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Relative Strength Standards for Everyday Living?

What relative strength standards do you recommend for someone who just wants to be strong for everyday life?
Thank you.

What kind of stuff do you have to pick up and carry around in your every day life?

How big are you?

An 150 pound office brah doesn’t need to be as strong as a 235 pound roughneck.

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People I work with (steel erector) tell me I’m strong. So I’ll use this as a benchmark.

I’d ignore most gym lifts for an assessment of strong for life. And go Strong man strong. It is more realistic. The objects are more awkward ETC.
I’d say:
100kg / hand farmers walk or 250kg yoke - 20m drop and return no drops.
200kg dead lift 4-6 reps
100kg log for a few reps
100kg atlas stone/sand bag for a few reps over a 4f bar

If you could do all those, or even a few - 90% of things that need doing you’re covered.

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  • Squat 2 times your bodyweight
  • Deadlift 2 times your bodyweight
  • Bench Press 1.5 times your bodyweight
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Be able to pick up and carry a sandbag loaded to bodyweight a distance of 50’ in 10 seconds.

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For everyday life and being able to participate in pretty much any activity?

  • Run a 5K in less than 25 min.
  • Do 30 push ups
  • Do 10 pull ups
  • DL 1.5x your bodyweight

(Before I get criticized, these would place someone in the “much fitter than most” category as it pertains to everyday activities and living)

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There is such a small requirement on strength for everyday modern western life that unless you have a physical job then being young and male is alnost certainly above the standard for everyday life*.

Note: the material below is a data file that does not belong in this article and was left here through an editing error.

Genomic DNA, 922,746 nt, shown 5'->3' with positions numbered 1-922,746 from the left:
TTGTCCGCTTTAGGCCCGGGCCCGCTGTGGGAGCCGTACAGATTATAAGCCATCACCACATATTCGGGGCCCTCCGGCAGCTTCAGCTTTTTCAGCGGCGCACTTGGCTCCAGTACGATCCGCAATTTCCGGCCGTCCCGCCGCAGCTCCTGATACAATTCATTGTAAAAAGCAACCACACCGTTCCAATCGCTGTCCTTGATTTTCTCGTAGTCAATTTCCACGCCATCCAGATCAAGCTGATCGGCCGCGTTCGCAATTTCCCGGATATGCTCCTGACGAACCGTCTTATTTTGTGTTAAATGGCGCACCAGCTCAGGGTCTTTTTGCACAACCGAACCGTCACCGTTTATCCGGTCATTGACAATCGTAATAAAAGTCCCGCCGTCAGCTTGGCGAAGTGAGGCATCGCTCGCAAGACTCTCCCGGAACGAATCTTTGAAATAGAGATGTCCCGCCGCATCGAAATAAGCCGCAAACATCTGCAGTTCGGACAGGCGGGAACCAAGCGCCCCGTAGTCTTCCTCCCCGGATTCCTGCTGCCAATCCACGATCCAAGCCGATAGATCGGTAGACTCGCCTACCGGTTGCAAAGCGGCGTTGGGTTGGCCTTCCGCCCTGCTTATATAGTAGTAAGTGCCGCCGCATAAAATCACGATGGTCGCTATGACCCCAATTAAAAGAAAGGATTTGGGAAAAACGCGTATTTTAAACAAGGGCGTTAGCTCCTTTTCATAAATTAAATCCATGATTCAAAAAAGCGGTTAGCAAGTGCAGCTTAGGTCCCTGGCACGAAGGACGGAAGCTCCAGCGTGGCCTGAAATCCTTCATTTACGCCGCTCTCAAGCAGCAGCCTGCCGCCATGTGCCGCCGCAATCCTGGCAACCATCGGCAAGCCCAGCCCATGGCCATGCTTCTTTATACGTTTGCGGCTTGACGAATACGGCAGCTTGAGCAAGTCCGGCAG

The sandbag standard is handy one to meet, though. Being able to carry a human body like weight in a humanish body type shape for a decent distance might save someone’s life one day.

*I don’t consider carrying grocery bags from the car to the kitchen in one go a display of strength as my 70+ year old mother can do that.

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Like @FlatsFarmer and @strongmangoals said, it’s tough to say across the board. My everyday life barely requires me to make it to my gate without dying, and my suitcase has wheels

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I’m pretty sure the OP means:
“What strength standards make sure I’m the first guy any one calls when they are moving house”.

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Cue all of us asking if he’s really thought about his goals…

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For my part, I don’t necessarily love the relative strength standards where we say 2x your body weight or whatever. My 8-year-old can crush those, and she’s not moving anyone’s couch.

I’ve always found simple comfort in the 300 bench, 400 squat, 500 deadlift as a generic benchmark.

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I noticed the OP didn’t mention man or woman, so it got me thinking of the minimum physical standards a new employee needed to be acceptable to meet those required to perform the duties of the job classification. The company did that to meet EEO requirements, making fair treatment regardless the sex of the applicant.

Along with the companies human resource office a few of our job group met to determine what strength and endurance was required to reasonably perform the requirements of the job. The job was Instrument & Controls at a fossil fuel power generation plant. There wasn’t intense labor required, but some minimum strength was. They came up with a test: